The ongoing judicial investigation into alleged political spying which targeted two Popular Party (PP) officials in the Madrid regional and city governments took an unexpected turn after a Civil Guard officer named the people he said had ordered the espionage paid for with public funds.
José Oreja, one of the Civil Guard officers who was hired by the regional government under then-premier Esperanza Aguirre as a security advisor and, according to investigators, took part in the surveillance of two PP officials, told a Madrid judge on Tuesday that he was ordered by security chief Sergio Gamón to spy on political rivals within the party.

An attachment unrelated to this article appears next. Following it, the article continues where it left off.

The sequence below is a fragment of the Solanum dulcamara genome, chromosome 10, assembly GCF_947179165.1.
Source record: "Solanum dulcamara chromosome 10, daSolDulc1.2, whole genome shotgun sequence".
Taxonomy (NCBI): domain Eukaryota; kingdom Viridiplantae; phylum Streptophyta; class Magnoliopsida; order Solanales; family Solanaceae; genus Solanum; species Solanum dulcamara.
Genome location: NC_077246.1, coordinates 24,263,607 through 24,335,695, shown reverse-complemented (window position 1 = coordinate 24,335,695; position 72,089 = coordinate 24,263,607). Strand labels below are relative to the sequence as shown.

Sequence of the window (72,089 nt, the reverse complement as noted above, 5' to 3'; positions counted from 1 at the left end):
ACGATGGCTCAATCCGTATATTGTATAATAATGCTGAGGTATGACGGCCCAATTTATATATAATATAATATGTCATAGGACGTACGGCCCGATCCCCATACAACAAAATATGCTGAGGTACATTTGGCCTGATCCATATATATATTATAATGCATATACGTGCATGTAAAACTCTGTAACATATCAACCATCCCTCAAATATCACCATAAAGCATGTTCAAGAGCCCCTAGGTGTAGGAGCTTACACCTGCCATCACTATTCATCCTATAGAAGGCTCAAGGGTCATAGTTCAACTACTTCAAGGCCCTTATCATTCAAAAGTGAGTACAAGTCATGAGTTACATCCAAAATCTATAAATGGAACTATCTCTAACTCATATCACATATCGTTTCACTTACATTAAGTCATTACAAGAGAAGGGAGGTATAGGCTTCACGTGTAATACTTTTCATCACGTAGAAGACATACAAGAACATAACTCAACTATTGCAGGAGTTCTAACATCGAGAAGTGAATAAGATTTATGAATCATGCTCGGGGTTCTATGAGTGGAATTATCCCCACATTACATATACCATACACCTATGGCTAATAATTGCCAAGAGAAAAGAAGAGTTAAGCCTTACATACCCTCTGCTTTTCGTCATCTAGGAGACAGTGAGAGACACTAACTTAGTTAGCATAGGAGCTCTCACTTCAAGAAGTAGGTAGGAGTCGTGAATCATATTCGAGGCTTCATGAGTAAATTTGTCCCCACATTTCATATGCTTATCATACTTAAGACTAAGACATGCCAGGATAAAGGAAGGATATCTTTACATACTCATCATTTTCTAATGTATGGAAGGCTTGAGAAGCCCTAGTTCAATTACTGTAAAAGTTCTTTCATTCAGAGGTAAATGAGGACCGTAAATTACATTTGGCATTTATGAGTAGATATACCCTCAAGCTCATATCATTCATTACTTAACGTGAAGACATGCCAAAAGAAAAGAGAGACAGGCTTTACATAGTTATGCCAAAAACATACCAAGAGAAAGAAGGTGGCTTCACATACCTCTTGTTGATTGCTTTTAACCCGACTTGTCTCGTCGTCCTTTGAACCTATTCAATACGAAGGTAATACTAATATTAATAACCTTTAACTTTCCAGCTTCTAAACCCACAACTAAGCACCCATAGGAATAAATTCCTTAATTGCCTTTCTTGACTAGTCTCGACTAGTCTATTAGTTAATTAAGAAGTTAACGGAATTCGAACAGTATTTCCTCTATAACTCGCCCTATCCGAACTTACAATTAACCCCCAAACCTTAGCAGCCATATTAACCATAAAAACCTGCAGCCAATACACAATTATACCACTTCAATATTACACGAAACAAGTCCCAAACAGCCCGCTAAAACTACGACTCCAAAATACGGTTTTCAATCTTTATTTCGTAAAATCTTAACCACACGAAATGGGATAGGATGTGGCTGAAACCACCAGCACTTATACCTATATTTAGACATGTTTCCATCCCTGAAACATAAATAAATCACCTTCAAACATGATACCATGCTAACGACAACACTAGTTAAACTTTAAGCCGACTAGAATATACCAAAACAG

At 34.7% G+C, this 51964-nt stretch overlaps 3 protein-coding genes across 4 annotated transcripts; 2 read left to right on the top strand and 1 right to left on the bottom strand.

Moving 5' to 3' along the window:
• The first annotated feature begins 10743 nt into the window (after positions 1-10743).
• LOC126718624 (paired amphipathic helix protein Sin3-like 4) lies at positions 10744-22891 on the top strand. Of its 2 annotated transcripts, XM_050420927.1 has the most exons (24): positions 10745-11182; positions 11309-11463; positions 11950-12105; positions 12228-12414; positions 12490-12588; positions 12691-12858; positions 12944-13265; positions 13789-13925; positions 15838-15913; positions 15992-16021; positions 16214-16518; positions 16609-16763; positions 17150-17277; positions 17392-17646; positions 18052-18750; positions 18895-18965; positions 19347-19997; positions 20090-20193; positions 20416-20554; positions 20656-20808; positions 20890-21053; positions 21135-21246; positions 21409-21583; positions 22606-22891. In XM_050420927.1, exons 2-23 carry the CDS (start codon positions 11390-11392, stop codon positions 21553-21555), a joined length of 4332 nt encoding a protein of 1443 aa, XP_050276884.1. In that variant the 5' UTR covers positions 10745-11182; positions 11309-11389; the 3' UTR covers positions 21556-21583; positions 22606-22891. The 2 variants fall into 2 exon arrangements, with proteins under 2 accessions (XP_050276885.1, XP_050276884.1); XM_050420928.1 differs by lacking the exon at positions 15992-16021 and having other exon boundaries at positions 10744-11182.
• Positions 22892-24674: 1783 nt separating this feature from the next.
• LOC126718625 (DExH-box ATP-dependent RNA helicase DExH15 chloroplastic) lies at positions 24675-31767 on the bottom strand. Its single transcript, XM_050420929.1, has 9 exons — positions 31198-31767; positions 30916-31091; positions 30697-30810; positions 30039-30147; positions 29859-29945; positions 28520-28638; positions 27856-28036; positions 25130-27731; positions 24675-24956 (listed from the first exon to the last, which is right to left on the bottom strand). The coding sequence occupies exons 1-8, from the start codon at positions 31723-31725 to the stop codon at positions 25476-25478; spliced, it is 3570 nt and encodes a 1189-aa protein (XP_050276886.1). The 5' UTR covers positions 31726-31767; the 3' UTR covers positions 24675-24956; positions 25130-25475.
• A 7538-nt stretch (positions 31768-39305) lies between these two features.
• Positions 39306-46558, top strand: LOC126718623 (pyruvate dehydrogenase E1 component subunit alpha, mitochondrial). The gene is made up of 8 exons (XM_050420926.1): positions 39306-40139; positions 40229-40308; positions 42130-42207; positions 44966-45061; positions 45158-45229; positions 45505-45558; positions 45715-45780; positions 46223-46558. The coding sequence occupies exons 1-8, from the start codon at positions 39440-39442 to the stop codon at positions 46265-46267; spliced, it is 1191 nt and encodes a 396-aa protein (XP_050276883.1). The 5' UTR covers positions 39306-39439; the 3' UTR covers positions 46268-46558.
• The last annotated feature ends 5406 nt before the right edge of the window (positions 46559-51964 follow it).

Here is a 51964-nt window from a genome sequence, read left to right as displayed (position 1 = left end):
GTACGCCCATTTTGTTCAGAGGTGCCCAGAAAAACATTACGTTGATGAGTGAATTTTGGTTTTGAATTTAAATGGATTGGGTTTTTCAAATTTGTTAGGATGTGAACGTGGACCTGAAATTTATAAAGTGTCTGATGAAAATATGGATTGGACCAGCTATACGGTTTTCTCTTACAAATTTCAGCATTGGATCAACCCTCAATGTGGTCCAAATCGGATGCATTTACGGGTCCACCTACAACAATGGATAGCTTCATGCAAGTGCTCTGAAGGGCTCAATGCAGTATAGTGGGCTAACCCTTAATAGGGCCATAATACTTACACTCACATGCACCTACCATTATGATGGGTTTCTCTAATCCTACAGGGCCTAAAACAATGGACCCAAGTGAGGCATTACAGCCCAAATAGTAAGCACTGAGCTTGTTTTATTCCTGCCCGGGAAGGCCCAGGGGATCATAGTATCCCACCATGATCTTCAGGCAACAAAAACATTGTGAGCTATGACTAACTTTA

Former Madrid interior commissioner Francisco Granados, who was suddenly released from his job by Aguirre last year, was well aware what was going on, Oreja said. Granados still serves in the Madrid regional parliament as a deputy for the PP.
The scandal broke three years ago when EL PAÍS first published allegations that officials in Aguirre’s government had ordered the spying against former Madrid Deputy Mayor Manuel Cobo and former justice commissioner Alfredo Prada, who were reportedly linked to a faction of the party that supports Prime Minister Mariano Rajoy.
The spying allegedly took place at a time when the PP was embroiled in a bitter power struggle for leadership, with Aguirre trying to drum up support to become party leader after Mariano Rajoy’s 2008 electoral defeat.
“Gamón and [Miguel] Castaño [deputy security director] ordered us to commit these barbarities,” Oreja said before a Madrid judge. After they complained, Granados said they did not have to comply with Gamón’s order but the security chief kept on pressuring them, he added.